Look on our New Books shelf in the Youth department and you might find a copy of what The Seattle Times referred to as a book "For kids who like their science with a dash of grossness". Ouch! : how your body makes it through a very bad day is a graphic introduction to many basic functions of the human body. Inside you'll find detailed images and explanations of things like pimples, sneezing, sleeping, vomiting, pathogens and parasites, and the ever-popular bathroom break. To add to the visual detail of the book, a CD-ROM is included which offers viewers an animated view of a few everyday bodily functions. Science lovers will enjoy the meticulous detail and elaborate glossary (I learned what Epithelial Tissue is!) and parents will appreciate the numerous health facts for kids (like "Feces can consist of up to 50 percent bacteria, hence the need to wash hands after going to the bathroom"). Yuck! Enjoy!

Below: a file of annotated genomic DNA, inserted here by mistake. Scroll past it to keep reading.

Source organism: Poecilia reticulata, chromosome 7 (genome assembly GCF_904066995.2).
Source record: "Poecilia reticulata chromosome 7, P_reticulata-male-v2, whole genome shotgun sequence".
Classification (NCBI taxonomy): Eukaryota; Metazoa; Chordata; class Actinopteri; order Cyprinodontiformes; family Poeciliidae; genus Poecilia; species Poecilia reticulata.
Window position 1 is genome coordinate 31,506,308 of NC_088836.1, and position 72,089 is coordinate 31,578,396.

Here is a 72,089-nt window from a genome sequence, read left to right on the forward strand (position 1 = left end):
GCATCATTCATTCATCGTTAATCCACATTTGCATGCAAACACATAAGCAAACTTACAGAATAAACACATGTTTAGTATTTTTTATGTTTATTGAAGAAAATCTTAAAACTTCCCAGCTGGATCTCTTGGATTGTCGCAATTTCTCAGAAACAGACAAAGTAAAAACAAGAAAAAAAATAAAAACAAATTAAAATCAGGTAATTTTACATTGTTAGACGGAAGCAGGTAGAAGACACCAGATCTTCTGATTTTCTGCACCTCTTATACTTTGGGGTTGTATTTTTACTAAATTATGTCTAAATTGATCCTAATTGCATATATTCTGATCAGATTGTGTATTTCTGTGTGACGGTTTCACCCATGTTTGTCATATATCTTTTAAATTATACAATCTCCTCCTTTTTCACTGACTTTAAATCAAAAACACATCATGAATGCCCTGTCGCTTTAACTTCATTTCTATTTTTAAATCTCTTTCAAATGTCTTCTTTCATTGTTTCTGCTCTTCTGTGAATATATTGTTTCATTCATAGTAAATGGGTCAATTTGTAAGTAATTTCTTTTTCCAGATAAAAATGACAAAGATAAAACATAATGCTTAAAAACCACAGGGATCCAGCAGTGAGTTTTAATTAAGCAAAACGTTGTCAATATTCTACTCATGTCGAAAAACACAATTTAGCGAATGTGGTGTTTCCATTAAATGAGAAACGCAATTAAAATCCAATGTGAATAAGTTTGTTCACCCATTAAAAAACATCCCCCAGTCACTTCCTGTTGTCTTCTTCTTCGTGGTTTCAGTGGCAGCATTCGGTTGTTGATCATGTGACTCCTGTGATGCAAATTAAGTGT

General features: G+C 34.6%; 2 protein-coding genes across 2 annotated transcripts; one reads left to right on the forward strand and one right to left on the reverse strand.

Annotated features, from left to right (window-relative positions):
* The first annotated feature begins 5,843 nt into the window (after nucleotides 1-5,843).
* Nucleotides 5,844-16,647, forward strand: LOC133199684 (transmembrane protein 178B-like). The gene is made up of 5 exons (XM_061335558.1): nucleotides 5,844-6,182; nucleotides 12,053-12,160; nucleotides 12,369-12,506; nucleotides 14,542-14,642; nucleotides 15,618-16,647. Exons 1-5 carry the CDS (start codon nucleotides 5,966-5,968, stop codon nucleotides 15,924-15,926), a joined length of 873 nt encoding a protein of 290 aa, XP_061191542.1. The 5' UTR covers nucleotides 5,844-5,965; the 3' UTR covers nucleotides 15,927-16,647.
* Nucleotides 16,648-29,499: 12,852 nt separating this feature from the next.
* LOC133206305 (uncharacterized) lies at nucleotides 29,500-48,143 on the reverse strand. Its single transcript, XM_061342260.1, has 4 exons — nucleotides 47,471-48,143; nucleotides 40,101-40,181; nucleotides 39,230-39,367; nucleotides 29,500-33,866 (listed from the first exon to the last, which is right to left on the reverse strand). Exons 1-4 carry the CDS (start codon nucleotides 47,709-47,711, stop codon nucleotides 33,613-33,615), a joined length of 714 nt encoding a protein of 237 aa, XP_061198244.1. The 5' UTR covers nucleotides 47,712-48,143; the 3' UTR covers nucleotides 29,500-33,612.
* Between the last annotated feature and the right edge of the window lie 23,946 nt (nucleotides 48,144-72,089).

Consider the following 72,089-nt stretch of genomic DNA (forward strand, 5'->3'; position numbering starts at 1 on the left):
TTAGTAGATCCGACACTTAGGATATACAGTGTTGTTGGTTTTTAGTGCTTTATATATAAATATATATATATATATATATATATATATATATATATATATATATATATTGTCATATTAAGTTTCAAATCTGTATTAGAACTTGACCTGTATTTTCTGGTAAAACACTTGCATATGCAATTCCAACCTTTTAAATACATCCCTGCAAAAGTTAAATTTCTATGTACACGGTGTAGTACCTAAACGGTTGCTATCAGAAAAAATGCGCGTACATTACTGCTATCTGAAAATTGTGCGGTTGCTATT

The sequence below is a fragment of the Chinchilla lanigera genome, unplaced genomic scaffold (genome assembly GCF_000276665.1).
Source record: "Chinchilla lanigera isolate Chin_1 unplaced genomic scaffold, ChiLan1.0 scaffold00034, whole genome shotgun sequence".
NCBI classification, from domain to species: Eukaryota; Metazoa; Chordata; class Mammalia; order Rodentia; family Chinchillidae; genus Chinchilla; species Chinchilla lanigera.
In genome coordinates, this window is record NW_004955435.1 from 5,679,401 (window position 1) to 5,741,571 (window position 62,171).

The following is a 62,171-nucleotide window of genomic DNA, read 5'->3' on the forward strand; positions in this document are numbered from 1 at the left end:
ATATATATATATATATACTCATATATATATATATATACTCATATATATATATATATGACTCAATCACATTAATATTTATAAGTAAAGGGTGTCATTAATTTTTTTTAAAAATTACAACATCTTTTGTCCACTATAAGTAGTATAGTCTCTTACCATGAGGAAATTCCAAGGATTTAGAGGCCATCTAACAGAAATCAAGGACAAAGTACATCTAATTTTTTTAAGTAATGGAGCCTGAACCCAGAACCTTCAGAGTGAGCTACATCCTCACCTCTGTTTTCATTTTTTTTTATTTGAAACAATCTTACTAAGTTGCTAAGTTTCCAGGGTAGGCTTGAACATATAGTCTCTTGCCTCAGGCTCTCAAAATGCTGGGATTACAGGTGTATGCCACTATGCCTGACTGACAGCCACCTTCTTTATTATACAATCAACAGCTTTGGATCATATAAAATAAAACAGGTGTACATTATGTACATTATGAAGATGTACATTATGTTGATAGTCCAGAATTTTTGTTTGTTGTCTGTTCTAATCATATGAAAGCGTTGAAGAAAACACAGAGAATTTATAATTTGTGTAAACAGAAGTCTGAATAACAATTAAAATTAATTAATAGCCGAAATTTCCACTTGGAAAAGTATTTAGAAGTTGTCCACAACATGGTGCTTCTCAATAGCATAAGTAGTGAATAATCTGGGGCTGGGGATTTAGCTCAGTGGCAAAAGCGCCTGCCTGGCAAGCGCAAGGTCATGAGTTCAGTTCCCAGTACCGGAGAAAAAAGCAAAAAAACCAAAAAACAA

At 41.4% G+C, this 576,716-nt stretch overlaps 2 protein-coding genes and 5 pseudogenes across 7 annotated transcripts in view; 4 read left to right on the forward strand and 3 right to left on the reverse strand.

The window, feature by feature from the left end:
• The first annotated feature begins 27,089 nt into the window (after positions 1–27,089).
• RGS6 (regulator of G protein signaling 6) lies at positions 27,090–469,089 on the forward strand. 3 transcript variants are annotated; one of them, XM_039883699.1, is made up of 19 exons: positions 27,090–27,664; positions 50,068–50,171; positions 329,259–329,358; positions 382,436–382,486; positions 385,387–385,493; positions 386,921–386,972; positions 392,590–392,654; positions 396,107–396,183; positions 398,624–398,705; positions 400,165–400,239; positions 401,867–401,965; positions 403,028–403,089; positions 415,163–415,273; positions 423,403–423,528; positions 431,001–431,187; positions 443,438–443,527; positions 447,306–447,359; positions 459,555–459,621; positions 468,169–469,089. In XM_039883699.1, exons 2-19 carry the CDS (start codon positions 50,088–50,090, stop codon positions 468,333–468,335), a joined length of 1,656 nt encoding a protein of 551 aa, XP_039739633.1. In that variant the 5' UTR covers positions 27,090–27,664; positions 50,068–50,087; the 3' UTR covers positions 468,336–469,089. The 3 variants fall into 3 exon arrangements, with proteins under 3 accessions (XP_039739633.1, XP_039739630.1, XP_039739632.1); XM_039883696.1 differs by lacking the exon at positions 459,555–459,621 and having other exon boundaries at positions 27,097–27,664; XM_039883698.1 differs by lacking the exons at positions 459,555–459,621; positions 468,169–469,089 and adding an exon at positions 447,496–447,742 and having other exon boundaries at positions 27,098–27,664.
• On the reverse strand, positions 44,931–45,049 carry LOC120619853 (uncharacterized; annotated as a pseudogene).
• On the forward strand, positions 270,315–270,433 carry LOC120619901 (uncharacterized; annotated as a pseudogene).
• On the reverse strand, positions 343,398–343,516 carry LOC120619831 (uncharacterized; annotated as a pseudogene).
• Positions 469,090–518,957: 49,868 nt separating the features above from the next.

In Laika, Nick Abadzis beautifully and compassionately tells the sad tale of Sputnik II and Laika, the Russian dog who became Earth's first space traveler. Abadzis carefully blends fact with fiction to show the human side of the overtly political Soviet Space Program of the 1950s. Unfortunately, we all know that Laika's story does not have a happy ending. There was never a plan for her return. Abadzis takes full advantage of the affordances of comics storytelling, using thoughtful and poetic page layouts to fully investigate the inner lives of the characters and their struggles. The panels themselves are packed full of visual information--including phases of the moon depicted accurately to the date of the events within the story. Abadzis explores the fragile balance between obligation to one's duties and having to live with the consequences.